Sixers Show Frightening Defensive Potential in Opener vs. Celtics

Philadelphia has plenty of size, and Wednesday's opener against Boston shows exactly how physical the 76ers plan to be this season.
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PHILADELPHIA – Let’s not talk about the game.

Seriously: Put the Sixers-Celtics opener out of your memory. If you watched the game, go watch something else. If you DVR’d it, delete it. Then throw your DVR out the window. Then run over it. Twice.

There was plenty of energy in Wells Fargo Center on Wednesday night. More than 20,000 packed the building to see a Sixers team that enters this season as honest-to-god contenders. The deconstruction of the Warriors has created a void; Philadelphia has the talent to fill it.

The Sixers have size. They are big. Joel Embiid had the best preseason he had in five seasons with the Sixers. He’s in shape (sort of) and has a new frontcourt mate in Al Horford, who Philadelphia gleefully poached from Boston last summer. Tobias Harris is 6’9.” Josh Richardson is 6’6.” The point guard, Ben Simmons, 6’10.”

They are physical. The opener was a foul-filled mess (a whopping 63 whistles) but it illustrated how Philadelphia wants to play. Embiid and Horford controlling the paint. Richardson, acquired from Miami in the offseason, jostling Gordon Hayward and helping to hold Kemba Walker to a nasty 4-18 shooting night.

The Sixers have frightening defensive potential. They can switch most positions and can bring defenders in waves off the bench. Mattise Thybulle, months removed from playing in the Pac-12, hopped in and forced Walker into a couple of bad turnovers and a few more bad shots. James Ennis gave Philadelphia 17 minutes. Mike Scott, another versatile wing, gave 16 of his own.

The numbers told the story: The Sixers held Boston to under 40% shooting (36.7%), under 30% from three (26.9%) while crushing the Celtics on the boards (62-41).

Said Sixers coach Brett Brown, “There’s a flavor defensively that’s extremely attractive to me.”

“That’s what we want to be known as—a physical team,” said Simmons.

Philadelphia’s defense is championship level. The offense? Different story. Some of the bumps are expected. The Sixers are incorporating two new players into the starting lineup. But the scouting report on Philly is they will kill you in the open floor, bully you in the paint and brick everything from beyond the three-point line.

On Wednesday, that held largely true: The Sixers shot 54% from inside the arc and 24% from beyond it. The starting frontcourt accounted for four of Philly’s seven threes. The backcourt attempted four and made none.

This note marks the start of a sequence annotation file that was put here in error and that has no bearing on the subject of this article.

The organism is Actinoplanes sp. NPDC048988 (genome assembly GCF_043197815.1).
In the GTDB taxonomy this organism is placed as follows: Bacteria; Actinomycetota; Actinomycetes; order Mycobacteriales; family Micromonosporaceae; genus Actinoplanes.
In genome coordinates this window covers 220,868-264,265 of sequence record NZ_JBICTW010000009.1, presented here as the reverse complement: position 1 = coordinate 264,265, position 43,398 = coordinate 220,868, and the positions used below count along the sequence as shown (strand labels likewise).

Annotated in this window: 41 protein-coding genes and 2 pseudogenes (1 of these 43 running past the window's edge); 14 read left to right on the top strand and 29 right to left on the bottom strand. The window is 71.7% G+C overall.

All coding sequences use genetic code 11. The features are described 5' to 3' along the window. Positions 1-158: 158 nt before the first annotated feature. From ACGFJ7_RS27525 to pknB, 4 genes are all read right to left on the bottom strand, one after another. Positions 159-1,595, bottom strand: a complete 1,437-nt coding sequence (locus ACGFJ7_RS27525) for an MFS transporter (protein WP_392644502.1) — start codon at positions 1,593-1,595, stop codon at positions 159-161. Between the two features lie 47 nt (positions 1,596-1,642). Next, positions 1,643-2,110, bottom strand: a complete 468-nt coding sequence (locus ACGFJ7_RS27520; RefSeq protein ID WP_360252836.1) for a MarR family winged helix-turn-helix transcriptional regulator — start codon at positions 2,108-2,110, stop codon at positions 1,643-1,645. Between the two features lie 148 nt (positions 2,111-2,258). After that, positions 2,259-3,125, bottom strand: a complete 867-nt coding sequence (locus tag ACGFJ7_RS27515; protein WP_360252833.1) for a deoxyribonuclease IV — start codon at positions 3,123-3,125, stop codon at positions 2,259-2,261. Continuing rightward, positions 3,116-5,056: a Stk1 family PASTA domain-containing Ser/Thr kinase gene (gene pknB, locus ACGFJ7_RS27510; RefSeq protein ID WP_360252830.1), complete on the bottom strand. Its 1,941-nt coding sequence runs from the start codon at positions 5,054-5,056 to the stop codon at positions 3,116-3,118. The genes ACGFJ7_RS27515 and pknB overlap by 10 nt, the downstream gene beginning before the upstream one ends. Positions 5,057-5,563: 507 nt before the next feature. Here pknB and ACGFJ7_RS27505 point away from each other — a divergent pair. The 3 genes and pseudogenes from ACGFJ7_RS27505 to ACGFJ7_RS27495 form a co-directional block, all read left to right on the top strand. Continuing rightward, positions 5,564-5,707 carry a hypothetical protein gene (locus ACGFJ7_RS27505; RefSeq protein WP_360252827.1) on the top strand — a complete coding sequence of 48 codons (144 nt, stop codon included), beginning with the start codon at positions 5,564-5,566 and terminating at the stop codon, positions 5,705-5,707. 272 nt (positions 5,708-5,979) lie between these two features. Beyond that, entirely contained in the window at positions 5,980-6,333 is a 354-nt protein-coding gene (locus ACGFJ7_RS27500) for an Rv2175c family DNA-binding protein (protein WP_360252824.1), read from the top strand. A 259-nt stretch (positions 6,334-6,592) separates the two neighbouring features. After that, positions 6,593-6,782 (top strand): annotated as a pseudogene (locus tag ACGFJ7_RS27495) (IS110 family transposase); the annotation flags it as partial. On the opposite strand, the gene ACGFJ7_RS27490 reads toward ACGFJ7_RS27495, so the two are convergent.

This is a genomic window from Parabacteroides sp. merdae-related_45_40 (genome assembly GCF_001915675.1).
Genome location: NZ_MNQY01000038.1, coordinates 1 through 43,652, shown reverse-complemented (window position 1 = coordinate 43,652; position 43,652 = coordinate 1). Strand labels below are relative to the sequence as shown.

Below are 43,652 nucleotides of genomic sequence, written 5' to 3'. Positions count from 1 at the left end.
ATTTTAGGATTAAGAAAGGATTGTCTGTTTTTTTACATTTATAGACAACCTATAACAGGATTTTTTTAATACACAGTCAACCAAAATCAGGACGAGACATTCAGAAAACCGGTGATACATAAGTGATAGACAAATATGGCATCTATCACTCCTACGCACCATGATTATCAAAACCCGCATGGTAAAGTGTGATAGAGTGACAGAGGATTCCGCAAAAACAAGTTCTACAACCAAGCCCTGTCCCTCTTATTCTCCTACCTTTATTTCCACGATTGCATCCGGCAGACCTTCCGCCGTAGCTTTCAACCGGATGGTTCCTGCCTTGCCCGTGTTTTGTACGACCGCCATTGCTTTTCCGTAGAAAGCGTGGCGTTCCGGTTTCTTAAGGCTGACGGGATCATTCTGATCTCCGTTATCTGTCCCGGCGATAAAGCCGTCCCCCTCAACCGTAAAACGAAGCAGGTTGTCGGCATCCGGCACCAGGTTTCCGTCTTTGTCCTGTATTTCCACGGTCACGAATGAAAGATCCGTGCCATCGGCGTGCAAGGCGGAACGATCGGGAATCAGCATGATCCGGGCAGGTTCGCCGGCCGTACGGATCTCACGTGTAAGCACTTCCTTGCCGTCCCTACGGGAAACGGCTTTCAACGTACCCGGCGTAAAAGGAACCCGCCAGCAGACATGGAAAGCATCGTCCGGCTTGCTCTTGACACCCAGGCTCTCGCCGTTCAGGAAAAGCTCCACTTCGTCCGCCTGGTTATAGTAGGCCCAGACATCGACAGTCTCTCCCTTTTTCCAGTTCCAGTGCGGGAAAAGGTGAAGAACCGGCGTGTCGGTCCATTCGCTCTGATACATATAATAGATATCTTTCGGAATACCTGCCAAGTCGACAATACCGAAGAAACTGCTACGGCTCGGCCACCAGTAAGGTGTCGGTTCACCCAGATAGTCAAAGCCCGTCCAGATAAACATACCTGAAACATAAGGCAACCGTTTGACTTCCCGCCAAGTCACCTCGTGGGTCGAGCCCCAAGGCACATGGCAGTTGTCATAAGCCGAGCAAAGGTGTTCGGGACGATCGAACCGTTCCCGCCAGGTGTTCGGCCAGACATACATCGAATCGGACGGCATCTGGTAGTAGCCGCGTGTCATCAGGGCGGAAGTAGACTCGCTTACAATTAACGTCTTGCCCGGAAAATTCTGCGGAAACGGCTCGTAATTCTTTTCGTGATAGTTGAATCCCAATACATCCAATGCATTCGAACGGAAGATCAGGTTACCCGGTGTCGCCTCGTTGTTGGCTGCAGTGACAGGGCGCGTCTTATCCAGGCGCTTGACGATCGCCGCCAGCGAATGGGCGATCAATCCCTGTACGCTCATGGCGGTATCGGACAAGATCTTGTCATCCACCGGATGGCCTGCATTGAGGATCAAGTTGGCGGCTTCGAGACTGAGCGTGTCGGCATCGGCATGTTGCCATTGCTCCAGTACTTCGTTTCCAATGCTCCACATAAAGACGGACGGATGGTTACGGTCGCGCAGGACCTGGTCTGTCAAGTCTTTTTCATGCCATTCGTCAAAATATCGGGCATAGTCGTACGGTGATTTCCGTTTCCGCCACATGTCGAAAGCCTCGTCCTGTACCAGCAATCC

That includes Simmons, but holy hell is he good. Simmons is a 229-pound freight train. He is downright dangerous in transition, as he showed on several coast-to-coast layups. Matched up with the 6’8”, 225-pound Hayward, Simmons was overpowering. He punished Hayward in the paint, flipping in lobs, muscling in layups at the rim. He made his final stat line (24 points, eight rebounds, nine assists) look effortless.

“I think we’ll have a chance to see that frequently,” said Brown. “He’s just so gifted. Obviously physically, but now it’s starting to morph into a mentality. You take that 6’10” body, and that athleticism and physical, tank-like mentality and it’s a powerful combination.”

Indeed. Simmons didn’t need to make outside shots on Wednesday. But to win at a championship level, someone does. The Sixers jumped on the Celtics early in the third quarter, swelling a one-point halftime lead to 12 four minutes in. But then they went cold, allowing Boston—a team that looked equally out of synch—to cut the lead to three late in the quarter.

In the fourth, Philadelphia found some shooting and (surprise!) pulled away. A Furkan Korkmaz three pushed a four-point lead to seven. Moments later, Harris drilled another to make the lead 10. The Sixers defense did the rest.

Brown knows the Sixers need to find shooting. “I need to grow a bomber,” said Brown. Harris should be reliable—he’s a career 36.4% three-point shooter. Richardson is shooting nearly 37%. Horford, too.

Simmons? There’s an oversized focus on what Simmons can’t do, always has been. Simmons knows it. “I’m skilled, I’m gifted, I think I’m pretty good at what I do,” said Simmons. “There are things I got to get better at—everyone knows in the room. It’s shooting. I’m working.”

Does Philadelphia need Simmons to be a shooter? They didn’t on Wednesday, and while Boston isn’t the title contender it was a year ago, the Celtics are still a solid playoff team. The Sixers blew the game open late, but what happens in tight contests? Does Simmons have the perimeter game needed to assume the role Jimmy Butler seized last season? Will stronger defenses be better at exploiting Philly’s biggest weakness? Are Korkmaz, Harris, Scott and the 76ers other would-be shooters enough?

We’ll see. Philadelphia didn’t dissuade any of its supporters with its performance on Wednesday. The Sixers probably didn’t win a bunch of converts, either. A championship window is open, if Philly can bully its way through it.